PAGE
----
Making Pizzas in a Wood-Fired Oven

Together with a group of friends, I spent the past week in a large house in the North of France. Right in the back of our garden was this beautiful wood-fired brick oven and since nothing baked in a conventional oven even comes close to the sublimely smoky taste of a pizza baked on a couple of sizzling hot tiles, we all agreed a pizza party was in order. For me, and everyone else, this was the first time making pizzas in a traditional oven and I had so much fun I definitely hope it won’t be the last. Let me show you how we went about it.


The Oven:

The most important thing is getting your oven hot enough. This means lighting the fire about 3 hours before the first pizza goes in. About 30 minutes before you start baking, the wood should be shoved to one side. Make sure the flames don’t go out. This method should give relatively even heat distribution on both sides (top and bottom).


Veggies like courgettes and red peppers can be roasted in the fire while you wait for the oven to get up to temperature.


Ingredients for sauce for about 18 pizzas:

3 400g cans of chopped tomatoes in tomato juice

2-3 tbsp of concentrated tomato puree

4 onions, finely chopped

3 cloves of garlic, crushed or finely chopped

dried oregano

salt & pepper

olive oil


  • Sweat the onions and garlic in a layer of olive oil until soft and translucent.
  • Add oregano and tomato puree and fry for a bit longer.
  • Add the canned tomatoes and leave uncovered on low heat for a few hours. You’ll end up with a lovely full-bodied sauce.


The dough:

NB: we accidentally bought baking powder instead of yeast, so our pizza crust wasn’t exactly what we had in mind. It was still absolutely delicious, but our lack of French reading skills meant our pizzas were crispy and flat rather than light and airy. However, if you follow this recipe and use yeast you should get fabulous results.

For 6 (x 3= 18 medium pizzas)

650 g (about 2 kg) white flour (ideally 00 flour or strong white flour, but regular will do)

7 g (21 g) sachet of dried yeast

2 tsp (6 tsp) salt

25 ml (75 ml) olive oil

50 ml (150 ml) warm milk

325 ml (975 ml) warm water

  • Mix flour salt and yeast
  • Add olive oil and milk
  • Gradually add water to form a soft dough
  • Knead for 5 minutes
  • Let it rise for 1 1/2 hours in a clean bowl covered with a damp tea towel until doubled in size (obviously this didn’t happen when we used baking powder, but with yeast you should be fine).
  • Knead until smooth, roll into ball and let it rise for another 30 minutes to 1 hour.
  • Divide the dough into 6 (or 18!) balls.

Tending the pizza rolling station with my friend Chris.

Making pizzas:

Now it’s time to get your rolling station ready. Roll each ball of dough out on a sheet of baking paper dusted with a generous amount of flour and cover with a few spoonfuls of tomato sauce.


Our tiny test pizza.

Starting with a simple pizza to practise your skills is always a good idea. Carefully place the pizza on the pizza peel and transfer it to the middle of the oven. To prevent the pizza from sticking to the peel, dust the peel with flour. Each pizza should only take about 5 minutes and should be turned a couple of times to brown evenly on all sides. Your pizza is done when the cheese has melted and the crust is brown and crispy.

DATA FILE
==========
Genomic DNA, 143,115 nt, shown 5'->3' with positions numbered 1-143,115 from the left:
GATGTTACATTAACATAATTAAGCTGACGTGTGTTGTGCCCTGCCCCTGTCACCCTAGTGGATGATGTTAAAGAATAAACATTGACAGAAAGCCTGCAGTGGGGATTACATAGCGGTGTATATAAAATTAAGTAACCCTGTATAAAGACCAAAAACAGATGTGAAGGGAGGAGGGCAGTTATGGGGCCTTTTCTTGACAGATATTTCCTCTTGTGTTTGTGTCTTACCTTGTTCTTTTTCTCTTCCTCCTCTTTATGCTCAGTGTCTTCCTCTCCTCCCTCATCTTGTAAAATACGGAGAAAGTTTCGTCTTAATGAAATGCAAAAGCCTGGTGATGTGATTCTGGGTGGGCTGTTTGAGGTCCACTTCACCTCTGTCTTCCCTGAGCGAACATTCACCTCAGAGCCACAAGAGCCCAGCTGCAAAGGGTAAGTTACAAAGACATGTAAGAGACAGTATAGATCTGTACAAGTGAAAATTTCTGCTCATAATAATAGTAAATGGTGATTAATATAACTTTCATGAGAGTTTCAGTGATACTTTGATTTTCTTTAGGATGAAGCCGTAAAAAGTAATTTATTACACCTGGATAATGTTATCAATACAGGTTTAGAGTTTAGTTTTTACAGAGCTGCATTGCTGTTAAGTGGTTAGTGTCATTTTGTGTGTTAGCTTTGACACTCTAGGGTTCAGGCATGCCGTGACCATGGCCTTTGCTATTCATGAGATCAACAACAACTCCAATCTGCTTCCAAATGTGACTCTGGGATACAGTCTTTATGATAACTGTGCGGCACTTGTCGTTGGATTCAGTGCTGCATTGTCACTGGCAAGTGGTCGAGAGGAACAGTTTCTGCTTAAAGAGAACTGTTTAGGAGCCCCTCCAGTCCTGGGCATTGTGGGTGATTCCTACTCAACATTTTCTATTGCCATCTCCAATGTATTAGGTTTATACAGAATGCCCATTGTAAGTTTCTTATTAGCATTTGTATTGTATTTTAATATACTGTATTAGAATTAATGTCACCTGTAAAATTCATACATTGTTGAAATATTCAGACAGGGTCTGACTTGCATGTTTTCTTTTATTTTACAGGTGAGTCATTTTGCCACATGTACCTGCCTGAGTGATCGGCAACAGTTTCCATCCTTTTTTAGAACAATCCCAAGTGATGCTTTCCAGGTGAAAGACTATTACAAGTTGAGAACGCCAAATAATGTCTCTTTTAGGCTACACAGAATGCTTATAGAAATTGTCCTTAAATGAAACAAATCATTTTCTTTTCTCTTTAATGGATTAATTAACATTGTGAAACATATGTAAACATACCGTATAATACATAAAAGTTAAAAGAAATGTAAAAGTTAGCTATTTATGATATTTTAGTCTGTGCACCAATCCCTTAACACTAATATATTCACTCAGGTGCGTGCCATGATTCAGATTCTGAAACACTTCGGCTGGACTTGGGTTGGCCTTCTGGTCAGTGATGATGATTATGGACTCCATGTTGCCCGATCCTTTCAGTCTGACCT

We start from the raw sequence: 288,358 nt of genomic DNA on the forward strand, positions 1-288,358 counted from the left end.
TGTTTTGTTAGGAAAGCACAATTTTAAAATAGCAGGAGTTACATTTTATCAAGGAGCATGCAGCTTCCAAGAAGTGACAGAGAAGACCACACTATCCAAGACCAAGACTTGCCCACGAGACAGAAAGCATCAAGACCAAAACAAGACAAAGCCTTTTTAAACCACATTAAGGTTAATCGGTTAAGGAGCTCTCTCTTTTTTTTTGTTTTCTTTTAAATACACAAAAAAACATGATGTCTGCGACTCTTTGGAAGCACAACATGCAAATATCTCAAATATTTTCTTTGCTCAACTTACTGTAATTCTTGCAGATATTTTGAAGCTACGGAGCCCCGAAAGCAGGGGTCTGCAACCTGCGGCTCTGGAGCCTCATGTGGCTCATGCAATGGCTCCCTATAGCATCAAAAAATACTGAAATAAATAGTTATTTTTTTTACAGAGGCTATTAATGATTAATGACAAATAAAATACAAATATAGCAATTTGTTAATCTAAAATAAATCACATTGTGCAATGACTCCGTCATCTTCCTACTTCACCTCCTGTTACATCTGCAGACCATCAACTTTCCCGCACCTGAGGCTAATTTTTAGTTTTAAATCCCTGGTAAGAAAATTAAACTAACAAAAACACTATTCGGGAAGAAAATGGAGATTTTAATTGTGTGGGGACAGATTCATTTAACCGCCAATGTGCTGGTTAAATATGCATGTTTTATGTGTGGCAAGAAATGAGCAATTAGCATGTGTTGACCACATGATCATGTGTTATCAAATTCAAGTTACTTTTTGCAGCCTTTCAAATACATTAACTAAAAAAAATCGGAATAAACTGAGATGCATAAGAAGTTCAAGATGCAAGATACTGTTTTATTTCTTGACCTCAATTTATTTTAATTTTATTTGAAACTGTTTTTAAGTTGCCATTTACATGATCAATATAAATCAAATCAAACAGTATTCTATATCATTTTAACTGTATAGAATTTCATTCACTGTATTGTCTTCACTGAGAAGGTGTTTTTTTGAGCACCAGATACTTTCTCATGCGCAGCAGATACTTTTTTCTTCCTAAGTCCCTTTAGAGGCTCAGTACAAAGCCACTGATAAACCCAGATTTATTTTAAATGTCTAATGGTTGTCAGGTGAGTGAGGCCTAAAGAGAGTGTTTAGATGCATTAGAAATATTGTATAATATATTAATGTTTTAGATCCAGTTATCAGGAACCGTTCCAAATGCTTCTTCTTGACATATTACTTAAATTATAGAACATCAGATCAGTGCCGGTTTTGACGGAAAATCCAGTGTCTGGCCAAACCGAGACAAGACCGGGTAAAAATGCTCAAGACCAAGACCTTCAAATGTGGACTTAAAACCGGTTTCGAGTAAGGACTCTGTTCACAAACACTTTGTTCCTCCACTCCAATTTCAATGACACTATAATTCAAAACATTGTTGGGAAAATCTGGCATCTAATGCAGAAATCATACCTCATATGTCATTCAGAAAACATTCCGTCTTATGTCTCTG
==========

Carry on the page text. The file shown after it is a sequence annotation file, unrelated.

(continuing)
We used:

  • artichokes
  • sliced onions
  • flame roasted peppers and courgettes
  • tuna
  • marinated anchovies
  • mozzarella
  • blue cheese
  • tomato slices
  • cooked ham
  • pineapple

Tip: try not to put too many toppings on your pizza: less is more.


Weighed down with delicious toppings, some pizzas refused to let go of the baking paper, but fortunately this isn’t that much of a problem.


Even this pizza, which tore apart as it was put in the oven, could be transformed into an improvised calzone.


Posing with my pizza. In the heat and excitement my face had taken on an appropriate shade of tomato red.

The great thing about using the wood-fired oven with a group of people is that making dinner becomes a shared adventure.


My pizza: a delicious mix of mozzarella, blue cheese, artichoke hearts and tomato slices.

Some people can make the sauce and the dough, others can prepare the toppings and a third group can tend to the fire. Eating something you’ve created together tastes very, very good. Especially if you create something as tasty as these pizzas.


Pim’s pizza: tuna, anchovies, onion rings and sliced mushrooms.



8 thoughts on “Making Pizzas in a Wood-Fired Oven

  1. Great experience, Eli ! And it’s nice to see your face once in a while too, especially when it matches the color of the food you make (well, you said it !). I’m sure your pizzas tasted amazing, the regular one and the calzone-like one!

    Liked by 2 people

      1. Keeping it real is the best, especially in this blogging world where so many bloggers calculate every picture and every “natural” arrangement around themselves or their dishes. I think you look lovely, and you surely can cook, therefore it shows us the best of yourself AND of your cooking experiments! My husband and I often say that we would have loved owning such an oven too, but we have no yard and are living in an apartment, which is definitely not suitable for such a thing 🙂 Maybe someday!

        Liked by 1 person

      2. You are too kind, Sophie! And same here: we live in an apartment with no garden or balcony, but owning a place with a garden (to grow veggies in and maybe also have a wood oven) is definitely my dream for the future.

        Liked by 1 person

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